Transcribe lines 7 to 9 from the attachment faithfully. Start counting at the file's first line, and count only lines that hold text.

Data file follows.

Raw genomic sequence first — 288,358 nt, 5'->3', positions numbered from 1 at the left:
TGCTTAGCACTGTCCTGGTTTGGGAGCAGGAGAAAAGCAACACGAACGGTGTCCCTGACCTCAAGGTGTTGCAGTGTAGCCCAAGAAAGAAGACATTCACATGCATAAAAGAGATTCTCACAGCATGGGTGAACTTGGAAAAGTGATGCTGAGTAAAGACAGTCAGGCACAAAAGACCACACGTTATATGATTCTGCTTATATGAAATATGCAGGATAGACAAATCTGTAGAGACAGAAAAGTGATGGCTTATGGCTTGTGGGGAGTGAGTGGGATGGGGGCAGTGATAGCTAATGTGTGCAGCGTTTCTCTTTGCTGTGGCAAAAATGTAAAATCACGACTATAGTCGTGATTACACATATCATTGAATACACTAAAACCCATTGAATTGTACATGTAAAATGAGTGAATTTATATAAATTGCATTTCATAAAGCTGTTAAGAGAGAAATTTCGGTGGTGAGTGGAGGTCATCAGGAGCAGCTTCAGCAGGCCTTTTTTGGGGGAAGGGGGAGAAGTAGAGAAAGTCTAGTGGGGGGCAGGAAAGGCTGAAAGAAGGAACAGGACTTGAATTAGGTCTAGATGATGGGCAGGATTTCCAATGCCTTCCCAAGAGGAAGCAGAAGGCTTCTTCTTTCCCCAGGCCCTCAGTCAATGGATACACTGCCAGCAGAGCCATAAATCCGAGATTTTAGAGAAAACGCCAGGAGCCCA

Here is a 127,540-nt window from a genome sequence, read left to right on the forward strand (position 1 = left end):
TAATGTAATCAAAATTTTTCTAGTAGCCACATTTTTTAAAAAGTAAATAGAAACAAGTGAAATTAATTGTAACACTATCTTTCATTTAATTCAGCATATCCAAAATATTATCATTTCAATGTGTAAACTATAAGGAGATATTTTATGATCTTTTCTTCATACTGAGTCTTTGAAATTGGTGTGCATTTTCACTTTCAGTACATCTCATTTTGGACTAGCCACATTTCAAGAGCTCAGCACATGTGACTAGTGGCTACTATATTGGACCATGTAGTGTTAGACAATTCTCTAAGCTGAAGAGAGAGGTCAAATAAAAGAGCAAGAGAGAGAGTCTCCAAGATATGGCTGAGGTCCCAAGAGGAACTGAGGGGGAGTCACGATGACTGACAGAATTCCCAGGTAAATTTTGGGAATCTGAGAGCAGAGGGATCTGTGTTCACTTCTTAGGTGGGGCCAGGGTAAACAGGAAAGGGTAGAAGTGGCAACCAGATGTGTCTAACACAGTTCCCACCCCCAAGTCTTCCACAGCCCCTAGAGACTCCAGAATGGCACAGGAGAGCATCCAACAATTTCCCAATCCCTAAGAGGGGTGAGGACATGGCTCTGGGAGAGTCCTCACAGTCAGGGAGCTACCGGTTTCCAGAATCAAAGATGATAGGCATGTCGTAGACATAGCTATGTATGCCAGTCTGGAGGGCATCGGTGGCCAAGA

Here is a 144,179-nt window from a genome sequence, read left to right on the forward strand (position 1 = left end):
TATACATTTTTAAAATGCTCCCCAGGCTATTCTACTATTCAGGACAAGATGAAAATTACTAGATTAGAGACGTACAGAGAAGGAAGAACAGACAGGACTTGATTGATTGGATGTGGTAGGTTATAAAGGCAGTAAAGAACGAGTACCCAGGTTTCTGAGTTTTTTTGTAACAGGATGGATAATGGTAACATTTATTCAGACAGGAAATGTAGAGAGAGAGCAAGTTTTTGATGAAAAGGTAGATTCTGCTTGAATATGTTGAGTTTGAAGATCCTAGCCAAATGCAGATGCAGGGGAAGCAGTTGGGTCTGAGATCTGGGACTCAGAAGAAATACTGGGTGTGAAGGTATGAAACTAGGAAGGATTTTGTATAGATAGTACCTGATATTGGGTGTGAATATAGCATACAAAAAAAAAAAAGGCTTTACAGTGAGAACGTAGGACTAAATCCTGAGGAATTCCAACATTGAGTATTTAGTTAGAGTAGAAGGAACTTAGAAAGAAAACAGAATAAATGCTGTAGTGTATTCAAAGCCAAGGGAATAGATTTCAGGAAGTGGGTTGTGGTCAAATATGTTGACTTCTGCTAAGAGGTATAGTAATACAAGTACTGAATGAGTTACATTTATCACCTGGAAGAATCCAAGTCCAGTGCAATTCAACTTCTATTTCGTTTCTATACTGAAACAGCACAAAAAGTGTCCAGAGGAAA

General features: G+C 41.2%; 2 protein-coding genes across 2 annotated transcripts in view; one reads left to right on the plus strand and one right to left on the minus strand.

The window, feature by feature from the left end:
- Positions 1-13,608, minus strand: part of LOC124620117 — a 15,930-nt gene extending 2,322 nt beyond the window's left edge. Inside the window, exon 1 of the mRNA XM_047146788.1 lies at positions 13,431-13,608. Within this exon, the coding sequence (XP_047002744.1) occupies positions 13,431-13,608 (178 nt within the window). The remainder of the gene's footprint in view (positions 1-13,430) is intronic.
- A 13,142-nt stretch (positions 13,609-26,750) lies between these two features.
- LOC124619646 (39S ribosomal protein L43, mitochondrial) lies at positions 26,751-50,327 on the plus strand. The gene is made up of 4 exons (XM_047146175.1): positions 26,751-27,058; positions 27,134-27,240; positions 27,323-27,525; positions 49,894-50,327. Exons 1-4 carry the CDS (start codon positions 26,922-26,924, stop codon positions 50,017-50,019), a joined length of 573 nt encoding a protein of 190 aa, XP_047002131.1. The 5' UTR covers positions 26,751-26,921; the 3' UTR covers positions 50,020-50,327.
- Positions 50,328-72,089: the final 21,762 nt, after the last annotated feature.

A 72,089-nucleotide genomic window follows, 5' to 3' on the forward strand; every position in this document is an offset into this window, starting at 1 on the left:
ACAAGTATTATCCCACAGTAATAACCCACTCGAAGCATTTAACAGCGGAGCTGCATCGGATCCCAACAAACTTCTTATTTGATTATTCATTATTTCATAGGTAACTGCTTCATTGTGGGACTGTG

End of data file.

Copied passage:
General features: G+C 41.2%; 2 protein-coding genes across 2 annotated transcripts in view; one reads left to right on the plus strand and one right to left on the minus strand.

The window, feature by feature from the left end:
- Positions 1-13,608, minus strand: part of LOC124620117 — a 15,930-nt gene extending 2,322 nt beyond the window's left edge. Inside the window, exon 1 of the mRNA XM_047146788.1 lies at positions 13,431-13,608. Within this exon, the coding sequence (XP_047002744.1) occupies positions 13,431-13,608 (178 nt within the window). The remainder of the gene's footprint in view (positions 1-13,430) is intronic.